Wednesday, February 29, 2012
Thanks to all who stopped by and left a comment on my interview with Hazel Mitchell. We do have a winner! This give-away was so much fun that I plan to do another soon. (More about that in future posts.)
I’ve been staring out the window, watching the snow fall, and searching for some nugget to share with you today. Finally I decided I’d just refer everyone to Lynda Mullaly Hunt’s insightful post, “The Major Role of Secondary Characters.”
Lynda’s debut novel, One for the Murphys, will be out from Penguin this May. I can’t wait to read it and meet Toni.
Thursday, February 23, 2012
I'd like to welcome Hazel Mitchell to my blog today.
To celebrate her visit, I'll be holding a book-give-away. Just comment on this post to have a chance at winning a copy of Hidden New Jersey.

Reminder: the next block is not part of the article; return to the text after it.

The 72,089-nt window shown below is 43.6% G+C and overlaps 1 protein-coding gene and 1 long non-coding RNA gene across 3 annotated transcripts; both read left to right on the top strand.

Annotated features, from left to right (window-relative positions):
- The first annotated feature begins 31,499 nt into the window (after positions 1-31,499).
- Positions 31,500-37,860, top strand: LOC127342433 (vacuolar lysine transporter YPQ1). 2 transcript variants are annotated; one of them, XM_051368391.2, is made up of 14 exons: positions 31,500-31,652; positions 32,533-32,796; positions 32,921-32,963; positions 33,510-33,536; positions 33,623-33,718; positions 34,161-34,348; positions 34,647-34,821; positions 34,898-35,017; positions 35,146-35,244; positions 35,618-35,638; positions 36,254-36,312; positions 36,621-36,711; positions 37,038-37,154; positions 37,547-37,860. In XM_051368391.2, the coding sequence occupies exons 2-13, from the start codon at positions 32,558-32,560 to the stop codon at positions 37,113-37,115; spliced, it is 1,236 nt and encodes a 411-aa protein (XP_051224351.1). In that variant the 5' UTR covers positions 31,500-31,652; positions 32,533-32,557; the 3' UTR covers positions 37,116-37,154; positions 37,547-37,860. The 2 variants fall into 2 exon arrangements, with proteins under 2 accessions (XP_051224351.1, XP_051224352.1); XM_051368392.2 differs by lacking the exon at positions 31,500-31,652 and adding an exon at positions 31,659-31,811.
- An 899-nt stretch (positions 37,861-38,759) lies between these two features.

Drawing and horses were Hazel Mitchell’s great escapes growing up in Yorkshire, UK. She attended art college, but left to run away to sea. She says the Royal Navy taught her to be a graphic designer. Now she lives in Maine doing her dream job—writing and illustrating children’s books.
She wrote and illustrated the e-book, ‘The Ugly Duckling’, winner of Utales.com Classic Tale. Her latest illustration projects include a four book chapter book series ‘All Star Cheerleaders’ by Anastasia Suen and ‘How to Talk to an Autistic Kid’ by Daniel Stefanski, which is a ‘Books for a Better Life’ Finalist 2012. She’s here today to talk about her latest release, ‘Hidden New Jersey’ by Linda Barth, and published by Charlesbridge imprint Mackinac Island Press.
Welcome to my blog, Hazel!